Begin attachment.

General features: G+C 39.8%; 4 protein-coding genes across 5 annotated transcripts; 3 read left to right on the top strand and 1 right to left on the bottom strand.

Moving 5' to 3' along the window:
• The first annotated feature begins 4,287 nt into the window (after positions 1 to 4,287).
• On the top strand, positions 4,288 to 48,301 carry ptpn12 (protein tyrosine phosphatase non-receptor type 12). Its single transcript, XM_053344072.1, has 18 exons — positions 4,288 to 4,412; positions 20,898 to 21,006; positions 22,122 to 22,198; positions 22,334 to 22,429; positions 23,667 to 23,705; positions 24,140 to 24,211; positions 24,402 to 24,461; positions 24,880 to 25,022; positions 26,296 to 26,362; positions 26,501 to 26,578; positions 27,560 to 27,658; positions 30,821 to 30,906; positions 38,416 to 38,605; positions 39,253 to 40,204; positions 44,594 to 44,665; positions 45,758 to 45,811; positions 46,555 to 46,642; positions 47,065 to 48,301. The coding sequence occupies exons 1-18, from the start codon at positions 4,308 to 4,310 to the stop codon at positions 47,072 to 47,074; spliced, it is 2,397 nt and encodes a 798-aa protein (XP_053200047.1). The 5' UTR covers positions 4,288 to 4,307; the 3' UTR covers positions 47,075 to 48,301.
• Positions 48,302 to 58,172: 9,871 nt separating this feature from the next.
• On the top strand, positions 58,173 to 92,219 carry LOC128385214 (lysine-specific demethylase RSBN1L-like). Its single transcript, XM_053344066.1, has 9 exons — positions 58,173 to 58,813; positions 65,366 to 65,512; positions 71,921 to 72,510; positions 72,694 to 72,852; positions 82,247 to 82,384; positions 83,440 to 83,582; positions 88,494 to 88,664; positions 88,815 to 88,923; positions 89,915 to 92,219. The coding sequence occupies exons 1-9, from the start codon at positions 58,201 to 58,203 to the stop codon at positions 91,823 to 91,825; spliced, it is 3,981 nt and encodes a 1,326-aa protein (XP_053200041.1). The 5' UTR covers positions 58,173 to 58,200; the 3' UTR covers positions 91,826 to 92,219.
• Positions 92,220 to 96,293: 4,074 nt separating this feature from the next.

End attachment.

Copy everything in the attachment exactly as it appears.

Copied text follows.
General features: G+C 39.8%; 4 protein-coding genes across 5 annotated transcripts; 3 read left to right on the top strand and 1 right to left on the bottom strand.

Moving 5' to 3' along the window:
• The first annotated feature begins 4,287 nt into the window (after positions 1 to 4,287).
• On the top strand, positions 4,288 to 48,301 carry ptpn12 (protein tyrosine phosphatase non-receptor type 12). Its single transcript, XM_053344072.1, has 18 exons — positions 4,288 to 4,412; positions 20,898 to 21,006; positions 22,122 to 22,198; positions 22,334 to 22,429; positions 23,667 to 23,705; positions 24,140 to 24,211; positions 24,402 to 24,461; positions 24,880 to 25,022; positions 26,296 to 26,362; positions 26,501 to 26,578; positions 27,560 to 27,658; positions 30,821 to 30,906; positions 38,416 to 38,605; positions 39,253 to 40,204; positions 44,594 to 44,665; positions 45,758 to 45,811; positions 46,555 to 46,642; positions 47,065 to 48,301. The coding sequence occupies exons 1-18, from the start codon at positions 4,308 to 4,310 to the stop codon at positions 47,072 to 47,074; spliced, it is 2,397 nt and encodes a 798-aa protein (XP_053200047.1). The 5' UTR covers positions 4,288 to 4,307; the 3' UTR covers positions 47,075 to 48,301.
• Positions 48,302 to 58,172: 9,871 nt separating this feature from the next.
• On the top strand, positions 58,173 to 92,219 carry LOC128385214 (lysine-specific demethylase RSBN1L-like). Its single transcript, XM_053344066.1, has 9 exons — positions 58,173 to 58,813; positions 65,366 to 65,512; positions 71,921 to 72,510; positions 72,694 to 72,852; positions 82,247 to 82,384; positions 83,440 to 83,582; positions 88,494 to 88,664; positions 88,815 to 88,923; positions 89,915 to 92,219. The coding sequence occupies exons 1-9, from the start codon at positions 58,201 to 58,203 to the stop codon at positions 91,823 to 91,825; spliced, it is 3,981 nt and encodes a 1,326-aa protein (XP_053200041.1). The 5' UTR covers positions 58,173 to 58,200; the 3' UTR covers positions 91,826 to 92,219.
• Positions 92,220 to 96,293: 4,074 nt separating this feature from the next.